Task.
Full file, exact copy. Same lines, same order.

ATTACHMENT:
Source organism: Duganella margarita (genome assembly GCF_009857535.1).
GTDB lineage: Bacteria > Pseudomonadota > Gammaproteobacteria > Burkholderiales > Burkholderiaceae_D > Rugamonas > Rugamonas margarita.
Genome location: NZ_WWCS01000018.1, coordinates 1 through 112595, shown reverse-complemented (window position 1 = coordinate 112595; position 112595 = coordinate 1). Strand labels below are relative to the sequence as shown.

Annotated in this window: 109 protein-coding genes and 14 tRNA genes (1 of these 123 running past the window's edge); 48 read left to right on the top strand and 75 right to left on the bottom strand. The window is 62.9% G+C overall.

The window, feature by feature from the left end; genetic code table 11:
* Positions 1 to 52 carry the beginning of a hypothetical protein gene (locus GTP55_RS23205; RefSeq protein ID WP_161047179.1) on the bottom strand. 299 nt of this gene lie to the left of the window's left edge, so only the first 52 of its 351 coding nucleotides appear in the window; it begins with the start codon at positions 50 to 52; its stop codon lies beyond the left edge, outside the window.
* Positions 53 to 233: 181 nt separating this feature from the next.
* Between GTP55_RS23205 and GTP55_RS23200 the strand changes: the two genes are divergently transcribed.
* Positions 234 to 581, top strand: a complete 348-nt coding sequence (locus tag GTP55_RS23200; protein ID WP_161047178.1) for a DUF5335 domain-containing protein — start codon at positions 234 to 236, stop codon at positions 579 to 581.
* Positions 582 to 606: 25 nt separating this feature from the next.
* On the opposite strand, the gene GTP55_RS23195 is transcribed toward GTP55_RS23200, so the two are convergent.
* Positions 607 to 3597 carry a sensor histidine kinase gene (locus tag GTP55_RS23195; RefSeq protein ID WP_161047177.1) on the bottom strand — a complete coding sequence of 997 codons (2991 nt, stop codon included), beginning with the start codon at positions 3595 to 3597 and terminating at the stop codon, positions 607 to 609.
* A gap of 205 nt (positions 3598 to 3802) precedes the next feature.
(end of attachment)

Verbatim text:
Source organism: Duganella margarita (genome assembly GCF_009857535.1).
GTDB lineage: Bacteria > Pseudomonadota > Gammaproteobacteria > Burkholderiales > Burkholderiaceae_D > Rugamonas > Rugamonas margarita.
Genome location: NZ_WWCS01000018.1, coordinates 1 through 112595, shown reverse-complemented (window position 1 = coordinate 112595; position 112595 = coordinate 1). Strand labels below are relative to the sequence as shown.

Annotated in this window: 109 protein-coding genes and 14 tRNA genes (1 of these 123 running past the window's edge); 48 read left to right on the top strand and 75 right to left on the bottom strand. The window is 62.9% G+C overall.

The window, feature by feature from the left end; genetic code table 11:
* Positions 1 to 52 carry the beginning of a hypothetical protein gene (locus GTP55_RS23205; RefSeq protein ID WP_161047179.1) on the bottom strand. 299 nt of this gene lie to the left of the window's left edge, so only the first 52 of its 351 coding nucleotides appear in the window; it begins with the start codon at positions 50 to 52; its stop codon lies beyond the left edge, outside the window.
* Positions 53 to 233: 181 nt separating this feature from the next.
* Between GTP55_RS23205 and GTP55_RS23200 the strand changes: the two genes are divergently transcribed.
* Positions 234 to 581, top strand: a complete 348-nt coding sequence (locus tag GTP55_RS23200; protein ID WP_161047178.1) for a DUF5335 domain-containing protein — start codon at positions 234 to 236, stop codon at positions 579 to 581.
* Positions 582 to 606: 25 nt separating this feature from the next.
* On the opposite strand, the gene GTP55_RS23195 is transcribed toward GTP55_RS23200, so the two are convergent.
* Positions 607 to 3597 carry a sensor histidine kinase gene (locus tag GTP55_RS23195; RefSeq protein ID WP_161047177.1) on the bottom strand — a complete coding sequence of 997 codons (2991 nt, stop codon included), beginning with the start codon at positions 3595 to 3597 and terminating at the stop codon, positions 607 to 609.
* A gap of 205 nt (positions 3598 to 3802) precedes the next feature.